'You're wrong.' The case for confrontation

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Author: Joseph Heath
Date: May 12, 2017
From: The Chronicle of Higher Education(Vol. 63, Issue 36)
Publisher: Chronicle of Higher Education, Inc.
Document Type: Article
Length: 1,929 words
Lexile Measure: 1340L

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I'm starting to think that some of the strange behavior that has been gripping college students in the United States has begun seeping north into Canada, where I teach. For the first time the other day, I came across the suggestion--made by a graduate student--that a philosophical research talk should be a "safe space." The concern was not that department members were abusive, merely that we were sometimes insufficiently "supportive" of the speaker. Apparently we're supposed to find nicer ways of telling people how wrong they are.

The dominant impulse among the professoriate, when confronted with demands of this nature, has been to reject them through appeal to that old stalwart, freedom of speech. It is, after all, not the university's business to go around telling its members what they can and cannot say, or to regulate etiquette. And yet while all of this is true, the defense remains deficient in several respects.

As people who are familiar with how philosophy works will know, it is one of several disciplines that has an adversarial culture. This manifests itself most clearly in the Q&A after a research talk. Basically, after people present their views, the audience tries to tear them apart. Every question is a variation on "Here's why I think you're wrong...." The environment is not supportive; in fact, it is the opposite of supportive. Furthermore, because this is the disciplinary culture, philosophers tend not to preface their comments with ingratiating verbiage like, "First let me thank you for the rich and thought-provoking discussion." Philosophers go straight to the "Here's why I think you're wrong" part.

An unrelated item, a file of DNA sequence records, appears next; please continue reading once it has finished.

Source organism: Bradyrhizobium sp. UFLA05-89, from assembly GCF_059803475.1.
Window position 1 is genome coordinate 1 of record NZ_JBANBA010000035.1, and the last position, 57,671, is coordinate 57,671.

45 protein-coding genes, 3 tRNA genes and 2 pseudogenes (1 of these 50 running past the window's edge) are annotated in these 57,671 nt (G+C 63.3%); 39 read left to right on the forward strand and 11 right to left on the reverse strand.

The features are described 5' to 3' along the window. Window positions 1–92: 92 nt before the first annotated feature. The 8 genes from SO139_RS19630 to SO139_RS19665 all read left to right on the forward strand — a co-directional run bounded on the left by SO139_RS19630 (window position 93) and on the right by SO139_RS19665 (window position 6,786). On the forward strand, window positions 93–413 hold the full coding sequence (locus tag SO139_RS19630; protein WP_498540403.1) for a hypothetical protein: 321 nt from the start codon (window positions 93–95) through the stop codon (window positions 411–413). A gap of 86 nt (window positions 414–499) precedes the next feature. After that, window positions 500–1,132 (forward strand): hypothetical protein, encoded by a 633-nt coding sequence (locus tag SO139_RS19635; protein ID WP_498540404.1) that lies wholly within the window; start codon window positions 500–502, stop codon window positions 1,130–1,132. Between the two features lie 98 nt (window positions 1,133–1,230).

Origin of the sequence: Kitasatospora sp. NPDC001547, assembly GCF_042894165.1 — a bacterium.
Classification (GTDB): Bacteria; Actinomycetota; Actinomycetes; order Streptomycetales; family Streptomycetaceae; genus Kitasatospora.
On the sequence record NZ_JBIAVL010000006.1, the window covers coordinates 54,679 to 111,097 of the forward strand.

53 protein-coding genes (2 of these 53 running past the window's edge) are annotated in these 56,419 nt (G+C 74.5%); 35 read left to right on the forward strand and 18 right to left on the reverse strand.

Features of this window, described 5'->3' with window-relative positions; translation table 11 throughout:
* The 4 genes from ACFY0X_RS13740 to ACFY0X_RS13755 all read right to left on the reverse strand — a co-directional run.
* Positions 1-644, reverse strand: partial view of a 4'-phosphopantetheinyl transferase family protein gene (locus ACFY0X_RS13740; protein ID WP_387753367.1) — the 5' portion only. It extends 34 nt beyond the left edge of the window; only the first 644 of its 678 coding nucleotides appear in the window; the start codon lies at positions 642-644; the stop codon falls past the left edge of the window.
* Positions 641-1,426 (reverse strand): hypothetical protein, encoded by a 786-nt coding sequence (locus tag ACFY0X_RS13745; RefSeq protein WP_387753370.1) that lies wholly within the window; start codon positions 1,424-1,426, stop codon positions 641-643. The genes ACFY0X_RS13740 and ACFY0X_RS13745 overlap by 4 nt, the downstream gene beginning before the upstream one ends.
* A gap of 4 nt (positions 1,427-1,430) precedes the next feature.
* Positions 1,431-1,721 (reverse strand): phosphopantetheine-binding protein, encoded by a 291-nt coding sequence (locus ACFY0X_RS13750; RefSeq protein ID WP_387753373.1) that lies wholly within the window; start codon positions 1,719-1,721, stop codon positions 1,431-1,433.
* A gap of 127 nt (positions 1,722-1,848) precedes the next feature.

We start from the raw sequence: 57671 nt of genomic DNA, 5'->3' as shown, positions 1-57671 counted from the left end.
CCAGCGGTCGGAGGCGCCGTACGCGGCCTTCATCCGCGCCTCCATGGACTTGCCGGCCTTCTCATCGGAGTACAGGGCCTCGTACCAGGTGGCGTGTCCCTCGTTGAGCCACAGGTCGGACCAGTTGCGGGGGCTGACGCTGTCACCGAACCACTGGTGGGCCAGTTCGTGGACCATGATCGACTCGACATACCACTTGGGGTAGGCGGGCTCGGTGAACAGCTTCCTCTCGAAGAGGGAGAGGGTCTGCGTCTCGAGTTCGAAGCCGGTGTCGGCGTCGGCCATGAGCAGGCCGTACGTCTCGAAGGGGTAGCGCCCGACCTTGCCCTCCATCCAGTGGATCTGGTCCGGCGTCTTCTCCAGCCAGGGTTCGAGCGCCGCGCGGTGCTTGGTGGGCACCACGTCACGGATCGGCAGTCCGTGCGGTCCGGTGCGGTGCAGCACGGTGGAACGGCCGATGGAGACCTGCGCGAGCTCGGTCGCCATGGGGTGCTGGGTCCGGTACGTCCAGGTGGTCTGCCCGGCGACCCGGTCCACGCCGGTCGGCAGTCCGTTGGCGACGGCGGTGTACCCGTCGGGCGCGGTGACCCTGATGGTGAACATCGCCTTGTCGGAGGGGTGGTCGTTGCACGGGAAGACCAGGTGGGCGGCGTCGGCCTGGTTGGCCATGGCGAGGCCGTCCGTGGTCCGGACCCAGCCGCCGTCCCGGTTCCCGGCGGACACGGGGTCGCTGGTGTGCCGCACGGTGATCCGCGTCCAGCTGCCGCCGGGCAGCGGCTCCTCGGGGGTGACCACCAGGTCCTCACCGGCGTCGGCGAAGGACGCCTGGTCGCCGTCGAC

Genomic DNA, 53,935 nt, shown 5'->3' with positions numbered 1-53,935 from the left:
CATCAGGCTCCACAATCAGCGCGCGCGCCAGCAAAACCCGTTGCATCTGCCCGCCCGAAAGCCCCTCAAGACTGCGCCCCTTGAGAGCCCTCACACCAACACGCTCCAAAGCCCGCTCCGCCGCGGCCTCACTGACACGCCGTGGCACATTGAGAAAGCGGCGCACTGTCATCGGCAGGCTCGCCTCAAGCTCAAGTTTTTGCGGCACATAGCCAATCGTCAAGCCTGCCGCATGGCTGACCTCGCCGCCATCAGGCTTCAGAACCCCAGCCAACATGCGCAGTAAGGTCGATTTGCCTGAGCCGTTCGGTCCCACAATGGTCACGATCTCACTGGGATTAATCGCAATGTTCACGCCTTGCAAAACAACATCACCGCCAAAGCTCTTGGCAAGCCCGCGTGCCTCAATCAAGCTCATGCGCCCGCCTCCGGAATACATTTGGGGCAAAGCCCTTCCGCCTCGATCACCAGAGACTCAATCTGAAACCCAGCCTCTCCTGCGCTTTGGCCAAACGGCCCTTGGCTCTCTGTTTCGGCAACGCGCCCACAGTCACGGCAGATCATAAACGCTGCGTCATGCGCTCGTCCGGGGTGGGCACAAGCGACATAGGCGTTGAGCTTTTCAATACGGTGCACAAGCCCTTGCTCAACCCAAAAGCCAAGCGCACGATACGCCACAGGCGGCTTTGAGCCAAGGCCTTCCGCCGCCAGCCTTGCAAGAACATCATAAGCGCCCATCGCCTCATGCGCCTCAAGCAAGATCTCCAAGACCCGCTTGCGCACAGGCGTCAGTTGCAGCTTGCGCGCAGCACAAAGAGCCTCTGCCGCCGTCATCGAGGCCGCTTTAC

When being high-minded, we call this the "Socratic elenchus." As the name suggests, it has been around for a very long while. And philosophy is not alone in this--economics and law also have highly adversarial cultures. Philosophy isn't even the most antagonistic. For instance, the disciplinary culture does not tolerate interruption--speakers are given time to make their case, after which we tell them why they're wrong. Economics, as well as many business schools, has an "interrupting" culture, where speakers are given about two minutes to say something, after which they get interrupted and told why they're wrong, or why their methods are flawed, or their research question uninteresting.

So what's with all the unsupportive behavior? And why, despite the protestations of some students, is such a culture worth defending?

First, it is important to distinguish between "being adversarial" and "being a jerk" or "being confrontational." Consider the distinction between philosophy and surgery, a discipline that I happen to know well because my wife is an academic surgeon.

Surgeons are notorious jerks, a tendency that is clearly encouraged by the disciplinary culture. They are also extremely confrontational, sometimes (to me) shockingly so. They lose their temper, swear, and yell at each other a great deal.

At the same time, the disciplinary culture, with respect to research talks,...

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